She says innovation is more than just a program at the school. Students use innovative thinking to emerge as creative problem solvers across many of their curriculum subjects.

Putting innovation into practise

Grace Lutheran College students designed an innovative solution to improve the quality of life for people in aged care. In conjunction with the College’s service learning framework, students use a head (research), heart (advocacy) and hand (action) approach. Developing human-centred and empathetic solutions, this approach improves not just the quality of life, but also the emotional wellbeing of those in aged care.

“Grace has developed a strong partnership with local aged care facilities and the students visit residents,” Kate McKenzie says.

She says it’s not just about forming relationships and developing strong bonds between the students and residents.

“This connection allows students to use the design thinking process to adopt innovative solutions. Our program adapted during periods of COVID-19 restrictions, but the priorities remained constant,” Ms McKenzie says.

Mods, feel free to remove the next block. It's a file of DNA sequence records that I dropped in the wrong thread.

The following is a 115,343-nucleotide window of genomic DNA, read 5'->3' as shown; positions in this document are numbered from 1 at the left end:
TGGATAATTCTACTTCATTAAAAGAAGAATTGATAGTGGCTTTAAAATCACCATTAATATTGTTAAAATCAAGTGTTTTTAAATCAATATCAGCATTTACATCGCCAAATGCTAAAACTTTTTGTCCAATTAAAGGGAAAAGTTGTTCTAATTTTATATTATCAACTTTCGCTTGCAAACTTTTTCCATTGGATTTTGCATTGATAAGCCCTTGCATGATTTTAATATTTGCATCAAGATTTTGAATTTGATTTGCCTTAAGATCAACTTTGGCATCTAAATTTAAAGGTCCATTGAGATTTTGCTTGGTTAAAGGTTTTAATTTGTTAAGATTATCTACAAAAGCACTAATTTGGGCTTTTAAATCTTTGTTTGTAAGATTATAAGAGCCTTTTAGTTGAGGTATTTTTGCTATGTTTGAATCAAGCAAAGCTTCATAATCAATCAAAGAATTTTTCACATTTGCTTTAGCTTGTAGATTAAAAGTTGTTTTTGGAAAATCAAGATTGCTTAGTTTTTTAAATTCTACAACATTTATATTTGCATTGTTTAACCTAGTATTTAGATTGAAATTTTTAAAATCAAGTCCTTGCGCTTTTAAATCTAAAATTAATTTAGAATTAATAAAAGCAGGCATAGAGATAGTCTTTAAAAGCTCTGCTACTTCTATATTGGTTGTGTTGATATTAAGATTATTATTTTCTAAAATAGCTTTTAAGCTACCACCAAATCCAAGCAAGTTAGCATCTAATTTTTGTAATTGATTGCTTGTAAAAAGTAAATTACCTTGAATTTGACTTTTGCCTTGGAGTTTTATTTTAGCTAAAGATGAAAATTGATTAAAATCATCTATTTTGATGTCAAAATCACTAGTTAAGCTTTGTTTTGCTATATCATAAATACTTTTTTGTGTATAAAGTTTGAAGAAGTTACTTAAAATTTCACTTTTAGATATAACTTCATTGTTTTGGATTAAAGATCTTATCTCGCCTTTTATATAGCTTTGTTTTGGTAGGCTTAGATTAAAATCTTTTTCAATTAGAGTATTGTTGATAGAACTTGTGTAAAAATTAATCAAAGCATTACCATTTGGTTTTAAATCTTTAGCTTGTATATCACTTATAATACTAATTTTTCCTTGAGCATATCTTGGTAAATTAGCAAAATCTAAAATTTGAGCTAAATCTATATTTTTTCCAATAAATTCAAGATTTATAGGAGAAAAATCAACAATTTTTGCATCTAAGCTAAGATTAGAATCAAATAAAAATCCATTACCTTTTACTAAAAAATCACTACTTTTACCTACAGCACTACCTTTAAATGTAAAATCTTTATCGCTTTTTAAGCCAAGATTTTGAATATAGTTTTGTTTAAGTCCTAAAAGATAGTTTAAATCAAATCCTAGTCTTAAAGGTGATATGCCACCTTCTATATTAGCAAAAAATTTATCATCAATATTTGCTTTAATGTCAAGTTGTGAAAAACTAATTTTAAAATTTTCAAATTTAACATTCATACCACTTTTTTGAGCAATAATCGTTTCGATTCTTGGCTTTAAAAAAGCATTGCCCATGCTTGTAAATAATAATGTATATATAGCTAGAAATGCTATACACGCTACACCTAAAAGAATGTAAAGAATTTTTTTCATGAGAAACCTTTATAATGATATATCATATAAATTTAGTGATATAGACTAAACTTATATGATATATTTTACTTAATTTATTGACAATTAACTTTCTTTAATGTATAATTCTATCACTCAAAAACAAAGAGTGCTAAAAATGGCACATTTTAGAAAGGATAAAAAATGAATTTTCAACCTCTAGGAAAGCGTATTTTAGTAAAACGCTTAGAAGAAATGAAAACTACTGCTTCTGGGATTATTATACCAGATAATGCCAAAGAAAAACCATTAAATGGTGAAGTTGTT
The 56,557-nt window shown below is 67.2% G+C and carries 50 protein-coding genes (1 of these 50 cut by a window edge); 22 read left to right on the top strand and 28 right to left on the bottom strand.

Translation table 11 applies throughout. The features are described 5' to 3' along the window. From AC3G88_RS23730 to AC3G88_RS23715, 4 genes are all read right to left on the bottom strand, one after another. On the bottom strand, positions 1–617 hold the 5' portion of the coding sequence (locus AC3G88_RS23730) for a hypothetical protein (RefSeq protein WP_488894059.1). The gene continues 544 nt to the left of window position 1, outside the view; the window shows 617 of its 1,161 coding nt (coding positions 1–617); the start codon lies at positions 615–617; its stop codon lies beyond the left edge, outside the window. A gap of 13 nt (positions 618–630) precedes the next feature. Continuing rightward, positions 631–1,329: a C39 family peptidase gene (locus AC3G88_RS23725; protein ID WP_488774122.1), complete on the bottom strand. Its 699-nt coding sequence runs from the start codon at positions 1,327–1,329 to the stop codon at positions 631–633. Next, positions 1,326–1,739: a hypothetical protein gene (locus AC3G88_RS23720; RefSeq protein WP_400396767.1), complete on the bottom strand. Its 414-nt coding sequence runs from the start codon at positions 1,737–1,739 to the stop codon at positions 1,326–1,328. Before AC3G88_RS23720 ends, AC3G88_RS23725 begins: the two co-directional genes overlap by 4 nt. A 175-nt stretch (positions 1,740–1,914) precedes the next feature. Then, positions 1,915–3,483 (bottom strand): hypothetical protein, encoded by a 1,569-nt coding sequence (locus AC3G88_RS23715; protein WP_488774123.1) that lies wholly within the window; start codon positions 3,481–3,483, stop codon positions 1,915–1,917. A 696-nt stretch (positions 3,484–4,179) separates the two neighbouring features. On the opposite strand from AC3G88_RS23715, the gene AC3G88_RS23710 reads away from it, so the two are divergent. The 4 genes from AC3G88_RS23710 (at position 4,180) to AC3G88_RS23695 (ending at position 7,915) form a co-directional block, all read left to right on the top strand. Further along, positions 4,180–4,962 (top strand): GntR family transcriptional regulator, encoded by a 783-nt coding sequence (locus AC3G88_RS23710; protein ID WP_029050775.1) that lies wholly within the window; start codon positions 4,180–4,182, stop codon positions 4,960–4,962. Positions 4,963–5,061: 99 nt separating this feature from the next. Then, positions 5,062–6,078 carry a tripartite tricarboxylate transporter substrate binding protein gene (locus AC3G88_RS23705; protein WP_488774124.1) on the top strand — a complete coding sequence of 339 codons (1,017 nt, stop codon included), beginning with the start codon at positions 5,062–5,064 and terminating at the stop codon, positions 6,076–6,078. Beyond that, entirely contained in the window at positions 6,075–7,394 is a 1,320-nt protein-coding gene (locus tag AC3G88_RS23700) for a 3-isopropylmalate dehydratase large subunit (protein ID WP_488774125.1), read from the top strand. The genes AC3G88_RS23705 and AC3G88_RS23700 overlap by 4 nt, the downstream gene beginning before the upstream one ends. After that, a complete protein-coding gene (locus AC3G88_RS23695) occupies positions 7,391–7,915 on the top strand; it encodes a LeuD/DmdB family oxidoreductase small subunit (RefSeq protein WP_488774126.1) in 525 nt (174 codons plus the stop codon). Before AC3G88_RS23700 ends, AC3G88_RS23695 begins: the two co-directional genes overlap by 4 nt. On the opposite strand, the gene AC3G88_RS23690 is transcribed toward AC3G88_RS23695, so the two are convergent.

“Students maintained online connections with residents.”

Students use the information gathered from these real-world experiences to shape solutions. They then create designs and prototypes using the College’s makerspace facilities. A community showcase allows them to discuss their experiences in greater detail.

Ms McKenzie says Grace Lutheran College lives and works by its values – grit, growth and grace.

“We believe this is one of our special ingredients. It makes the Grace community who we are and guides us in what and how we do it,” she says.

For more information about service learning and the College’s innovation program, visit Grace Lutheran College.

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Written by Angela Sutherland

After spending many years hustling stories on busy editorial desks around the world, Angela is now mum of two little ones and owner/editor at Kids on the Coast / Kids in the City. She is an atrocious cook and loves cutting shapes to 90s dance music.